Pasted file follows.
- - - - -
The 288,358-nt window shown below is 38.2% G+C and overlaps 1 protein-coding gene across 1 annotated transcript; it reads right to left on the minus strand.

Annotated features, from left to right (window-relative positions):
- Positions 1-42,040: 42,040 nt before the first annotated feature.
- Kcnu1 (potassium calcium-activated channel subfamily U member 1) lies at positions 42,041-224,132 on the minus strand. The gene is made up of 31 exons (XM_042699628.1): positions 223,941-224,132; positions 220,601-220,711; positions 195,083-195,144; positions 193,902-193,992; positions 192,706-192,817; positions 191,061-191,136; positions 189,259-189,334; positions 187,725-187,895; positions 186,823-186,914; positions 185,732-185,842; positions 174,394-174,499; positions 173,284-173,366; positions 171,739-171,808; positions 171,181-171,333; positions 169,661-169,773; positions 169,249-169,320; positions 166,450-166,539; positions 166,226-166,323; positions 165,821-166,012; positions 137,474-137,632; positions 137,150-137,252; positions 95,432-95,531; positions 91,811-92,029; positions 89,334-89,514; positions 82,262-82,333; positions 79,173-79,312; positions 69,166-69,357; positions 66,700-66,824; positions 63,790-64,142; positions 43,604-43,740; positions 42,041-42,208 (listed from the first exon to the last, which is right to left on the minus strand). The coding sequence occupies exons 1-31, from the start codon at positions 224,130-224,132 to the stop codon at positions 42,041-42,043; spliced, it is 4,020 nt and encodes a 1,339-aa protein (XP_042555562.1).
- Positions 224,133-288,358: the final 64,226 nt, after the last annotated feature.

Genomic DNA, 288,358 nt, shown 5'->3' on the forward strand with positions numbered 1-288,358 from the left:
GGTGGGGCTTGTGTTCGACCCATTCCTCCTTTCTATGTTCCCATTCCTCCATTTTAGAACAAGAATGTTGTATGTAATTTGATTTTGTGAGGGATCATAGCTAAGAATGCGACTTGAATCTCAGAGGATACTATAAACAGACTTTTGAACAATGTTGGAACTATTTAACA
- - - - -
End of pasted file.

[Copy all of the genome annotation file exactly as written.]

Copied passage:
The 288,358-nt window shown below is 38.2% G+C and overlaps 1 protein-coding gene across 1 annotated transcript; it reads right to left on the minus strand.

Annotated features, from left to right (window-relative positions):
- Positions 1-42,040: 42,040 nt before the first annotated feature.
- Kcnu1 (potassium calcium-activated channel subfamily U member 1) lies at positions 42,041-224,132 on the minus strand. The gene is made up of 31 exons (XM_042699628.1): positions 223,941-224,132; positions 220,601-220,711; positions 195,083-195,144; positions 193,902-193,992; positions 192,706-192,817; positions 191,061-191,136; positions 189,259-189,334; positions 187,725-187,895; positions 186,823-186,914; positions 185,732-185,842; positions 174,394-174,499; positions 173,284-173,366; positions 171,739-171,808; positions 171,181-171,333; positions 169,661-169,773; positions 169,249-169,320; positions 166,450-166,539; positions 166,226-166,323; positions 165,821-166,012; positions 137,474-137,632; positions 137,150-137,252; positions 95,432-95,531; positions 91,811-92,029; positions 89,334-89,514; positions 82,262-82,333; positions 79,173-79,312; positions 69,166-69,357; positions 66,700-66,824; positions 63,790-64,142; positions 43,604-43,740; positions 42,041-42,208 (listed from the first exon to the last, which is right to left on the minus strand). The coding sequence occupies exons 1-31, from the start codon at positions 224,130-224,132 to the stop codon at positions 42,041-42,043; spliced, it is 4,020 nt and encodes a 1,339-aa protein (XP_042555562.1).
- Positions 224,133-288,358: the final 64,226 nt, after the last annotated feature.

Genomic DNA, 288,358 nt, shown 5'->3' on the forward strand with positions numbered 1-288,358 from the left:
GGTGGGGCTTGTGTTCGACCCATTCCTCCTTTCTATGTTCCCATTCCTCCATTTTAGAACAAGAATGTTGTATGTAATTTGATTTTGTGAGGGATCATAGCTAAGAATGCGACTTGAATCTCAGAGGATACTATAAACAGACTTTTGAACAATGTTGGAACTATTTAACA